BJ’s Shadorma & Beyond – Sijo – March 28, 2015

By Jen at BIOLI
By Jen at BIOLI

Hello everyone!  This is Jen again, greeting you from BJ’s Shadorma & Beyond.  Thank you for participating in last week’s challenge!

For this week you have the choice of writing a shadorma (a non-rhyming six-line poem in 3/5/3/3/7/5), or a sijo.

The sijo is a song-like poetic form which originated in Korea during the Goryeo Kingdom (918–1392).

The Sejong Cultural Society says that “the sijo may tell a story (as the ballad does), examine an idea (as the sonnet does), or express an emotion (as the lyric does).” The sijo’s final line begins with a “twist”: “a surprise of meaning, sound, or other device” and concludes with a profound observation or highly emotional note.

Here is a sijo I wrote about an abandoned school:

With peeling skin and open sores, this old school is a zombie – /
Dragging bare bones, seeking prey, creeping nightly in my brain. /
Who could have known I’d be devoured by memories & regrets? //

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How to Write a Sijo

* There are three lines which average 14-16 syllables. The final count is 44-46 syllables;

* Line one introduces the theme;
* Line two elaborates on the theme;
* Line three introduces a counter-theme and concludes with a “twist”;

* Each line has a pause – or caesura – roughly in the middle (commas are great for this);
* Each half line is 6-9 syllables long;

* There is no end rhyme;
* There is no title;
* Western sijo are often printed in six lines, breaking lines at the pause.
This is because a 16-syllable line is quite long – spilling beyond the space allotted to one printed line.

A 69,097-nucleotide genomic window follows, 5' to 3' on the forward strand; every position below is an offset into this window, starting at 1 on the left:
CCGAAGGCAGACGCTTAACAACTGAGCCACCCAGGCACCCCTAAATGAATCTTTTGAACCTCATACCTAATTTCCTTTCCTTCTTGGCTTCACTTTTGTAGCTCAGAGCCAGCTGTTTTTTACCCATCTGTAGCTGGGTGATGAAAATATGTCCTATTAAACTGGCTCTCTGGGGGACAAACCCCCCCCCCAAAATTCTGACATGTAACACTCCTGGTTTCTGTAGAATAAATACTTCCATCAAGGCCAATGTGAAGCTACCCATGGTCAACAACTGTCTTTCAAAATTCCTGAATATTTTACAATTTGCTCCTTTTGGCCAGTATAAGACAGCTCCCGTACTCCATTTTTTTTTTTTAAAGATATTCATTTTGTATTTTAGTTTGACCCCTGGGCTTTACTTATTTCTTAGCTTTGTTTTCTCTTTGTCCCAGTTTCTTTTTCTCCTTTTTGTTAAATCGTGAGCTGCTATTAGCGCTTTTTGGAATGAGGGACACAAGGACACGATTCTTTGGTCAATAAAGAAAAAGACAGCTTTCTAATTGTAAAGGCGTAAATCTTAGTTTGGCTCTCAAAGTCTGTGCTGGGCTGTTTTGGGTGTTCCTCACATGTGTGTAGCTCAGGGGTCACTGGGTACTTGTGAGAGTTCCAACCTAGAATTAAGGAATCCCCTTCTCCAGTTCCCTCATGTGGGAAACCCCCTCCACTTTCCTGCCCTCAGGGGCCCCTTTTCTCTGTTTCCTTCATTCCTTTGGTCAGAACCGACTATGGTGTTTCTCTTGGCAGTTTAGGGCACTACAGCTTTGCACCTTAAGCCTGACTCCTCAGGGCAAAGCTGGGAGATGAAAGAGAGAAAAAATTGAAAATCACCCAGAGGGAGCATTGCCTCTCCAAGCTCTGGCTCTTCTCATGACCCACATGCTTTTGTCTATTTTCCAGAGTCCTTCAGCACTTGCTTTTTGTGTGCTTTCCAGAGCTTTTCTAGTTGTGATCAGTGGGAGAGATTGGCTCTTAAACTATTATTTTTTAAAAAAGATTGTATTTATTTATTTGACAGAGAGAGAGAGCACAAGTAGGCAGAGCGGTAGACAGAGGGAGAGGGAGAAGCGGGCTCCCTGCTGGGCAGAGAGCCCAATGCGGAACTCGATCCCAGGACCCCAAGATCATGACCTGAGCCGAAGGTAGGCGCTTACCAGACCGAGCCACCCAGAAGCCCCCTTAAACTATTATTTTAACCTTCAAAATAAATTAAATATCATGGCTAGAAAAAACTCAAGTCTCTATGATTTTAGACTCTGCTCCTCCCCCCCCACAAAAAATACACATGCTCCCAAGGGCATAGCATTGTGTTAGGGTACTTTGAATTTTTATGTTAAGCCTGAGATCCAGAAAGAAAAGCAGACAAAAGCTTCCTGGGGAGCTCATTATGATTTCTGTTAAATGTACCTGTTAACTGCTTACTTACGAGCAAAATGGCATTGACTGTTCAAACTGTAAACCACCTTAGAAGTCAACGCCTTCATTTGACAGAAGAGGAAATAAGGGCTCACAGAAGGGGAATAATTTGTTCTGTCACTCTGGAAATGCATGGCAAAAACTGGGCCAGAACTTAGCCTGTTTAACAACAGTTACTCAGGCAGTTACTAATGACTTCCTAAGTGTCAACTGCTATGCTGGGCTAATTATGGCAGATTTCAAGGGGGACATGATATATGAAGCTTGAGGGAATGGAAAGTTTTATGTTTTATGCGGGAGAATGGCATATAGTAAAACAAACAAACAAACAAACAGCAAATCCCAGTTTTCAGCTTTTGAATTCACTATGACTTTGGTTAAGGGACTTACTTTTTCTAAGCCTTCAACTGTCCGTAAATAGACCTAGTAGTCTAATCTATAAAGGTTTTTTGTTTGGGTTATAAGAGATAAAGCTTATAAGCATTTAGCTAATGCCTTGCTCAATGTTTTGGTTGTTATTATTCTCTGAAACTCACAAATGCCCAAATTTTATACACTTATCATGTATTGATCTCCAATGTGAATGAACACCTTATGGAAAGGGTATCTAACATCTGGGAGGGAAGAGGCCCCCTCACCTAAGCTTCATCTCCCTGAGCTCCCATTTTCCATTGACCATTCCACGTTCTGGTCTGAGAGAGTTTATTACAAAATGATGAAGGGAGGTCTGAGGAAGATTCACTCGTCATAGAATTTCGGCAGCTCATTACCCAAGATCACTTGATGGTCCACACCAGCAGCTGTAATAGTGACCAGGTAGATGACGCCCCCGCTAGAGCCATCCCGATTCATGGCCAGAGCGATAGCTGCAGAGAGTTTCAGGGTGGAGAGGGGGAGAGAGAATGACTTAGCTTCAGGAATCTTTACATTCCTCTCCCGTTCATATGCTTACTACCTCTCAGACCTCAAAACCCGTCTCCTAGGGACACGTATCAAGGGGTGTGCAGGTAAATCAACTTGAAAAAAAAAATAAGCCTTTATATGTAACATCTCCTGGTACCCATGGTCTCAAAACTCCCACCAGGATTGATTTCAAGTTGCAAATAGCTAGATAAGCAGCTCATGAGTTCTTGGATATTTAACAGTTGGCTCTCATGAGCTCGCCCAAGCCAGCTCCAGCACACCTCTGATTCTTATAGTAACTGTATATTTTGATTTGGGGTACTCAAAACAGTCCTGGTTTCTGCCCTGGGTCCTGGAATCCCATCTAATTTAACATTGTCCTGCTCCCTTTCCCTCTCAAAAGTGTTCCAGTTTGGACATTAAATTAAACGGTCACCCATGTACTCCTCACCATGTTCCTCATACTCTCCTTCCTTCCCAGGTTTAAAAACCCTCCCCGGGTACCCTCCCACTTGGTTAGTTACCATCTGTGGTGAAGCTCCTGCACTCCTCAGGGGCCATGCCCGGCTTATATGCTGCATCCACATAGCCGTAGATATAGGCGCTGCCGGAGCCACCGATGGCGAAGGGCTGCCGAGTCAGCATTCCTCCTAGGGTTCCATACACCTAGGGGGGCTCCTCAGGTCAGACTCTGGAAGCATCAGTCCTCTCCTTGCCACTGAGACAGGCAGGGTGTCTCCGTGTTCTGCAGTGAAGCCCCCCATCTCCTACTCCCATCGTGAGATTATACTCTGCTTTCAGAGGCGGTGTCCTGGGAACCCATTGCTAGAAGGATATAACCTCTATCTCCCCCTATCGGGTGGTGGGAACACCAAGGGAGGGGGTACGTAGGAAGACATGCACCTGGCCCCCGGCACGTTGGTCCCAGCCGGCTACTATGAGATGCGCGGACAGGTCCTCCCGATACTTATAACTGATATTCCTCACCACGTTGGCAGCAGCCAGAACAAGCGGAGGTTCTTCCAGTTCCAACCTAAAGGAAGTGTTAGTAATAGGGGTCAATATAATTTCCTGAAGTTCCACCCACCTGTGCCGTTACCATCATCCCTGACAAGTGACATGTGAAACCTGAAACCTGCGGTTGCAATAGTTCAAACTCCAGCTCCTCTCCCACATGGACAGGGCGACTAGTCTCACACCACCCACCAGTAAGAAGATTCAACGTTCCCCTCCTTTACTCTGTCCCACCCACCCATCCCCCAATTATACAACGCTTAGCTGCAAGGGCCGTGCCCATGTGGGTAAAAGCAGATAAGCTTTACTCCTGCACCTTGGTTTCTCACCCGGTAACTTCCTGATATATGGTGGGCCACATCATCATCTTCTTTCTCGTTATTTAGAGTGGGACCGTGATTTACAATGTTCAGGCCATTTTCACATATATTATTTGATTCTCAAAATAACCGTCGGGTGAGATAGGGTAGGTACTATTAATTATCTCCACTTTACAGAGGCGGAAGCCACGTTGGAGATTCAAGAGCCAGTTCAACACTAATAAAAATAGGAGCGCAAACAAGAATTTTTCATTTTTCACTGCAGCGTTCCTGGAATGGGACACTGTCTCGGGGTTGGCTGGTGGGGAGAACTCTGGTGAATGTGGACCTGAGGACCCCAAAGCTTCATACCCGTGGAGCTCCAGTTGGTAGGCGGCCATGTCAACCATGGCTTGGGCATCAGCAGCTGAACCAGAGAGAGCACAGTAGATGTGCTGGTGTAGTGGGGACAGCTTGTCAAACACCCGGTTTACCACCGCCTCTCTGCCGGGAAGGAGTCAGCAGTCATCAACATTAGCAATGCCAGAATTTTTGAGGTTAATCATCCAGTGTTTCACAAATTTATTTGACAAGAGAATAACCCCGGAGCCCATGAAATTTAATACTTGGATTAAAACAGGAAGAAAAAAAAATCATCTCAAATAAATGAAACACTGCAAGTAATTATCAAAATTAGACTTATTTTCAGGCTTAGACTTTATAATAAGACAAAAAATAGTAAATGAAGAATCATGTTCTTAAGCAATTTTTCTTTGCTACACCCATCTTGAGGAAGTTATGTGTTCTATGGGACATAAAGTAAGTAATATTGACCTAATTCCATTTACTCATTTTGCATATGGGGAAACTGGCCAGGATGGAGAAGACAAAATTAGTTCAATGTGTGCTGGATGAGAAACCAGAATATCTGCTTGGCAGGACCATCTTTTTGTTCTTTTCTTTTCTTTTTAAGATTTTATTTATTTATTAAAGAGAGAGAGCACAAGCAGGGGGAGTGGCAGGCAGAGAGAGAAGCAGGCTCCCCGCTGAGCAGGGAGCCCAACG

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Here is another example, the oldest surviving sijo, by U T’ak (1262-1342):

The spring breeze melted snow on the hills then quickly disappeared. /
I wish I could borrow it briefly to blow over my hair /
And melt away the aging frost forming now about my ears. //

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Feel free to write a shadorma, a sijo, or a combination of the two.  The choice is yours! When you have written your poem(s), please TAG them BJ’s Shadorma & Beyond and MindLoveMisery’s Menagerie. Then add your link to the Mister Linky widget below.

Good luck!
Jen

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24 comments

  1. Yeah, no… Hmmm… Couldn’t face attempting a Sijo (only been back to writing for a week or so, and it just got too complicated for me), so I hope an attempted Shadorma will do?

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  2. Wow, the Sijo looks super complicated….but your instructions are great, Jen! Thanks for the introduction to another new form 🙂

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      • I liked reading them and once I could figure out how to do it, thanks as always to your great explanations I enjoyed writing the sijo … and yes, I agree it does have great potential … we’ll have to remember to add it to our glossary!

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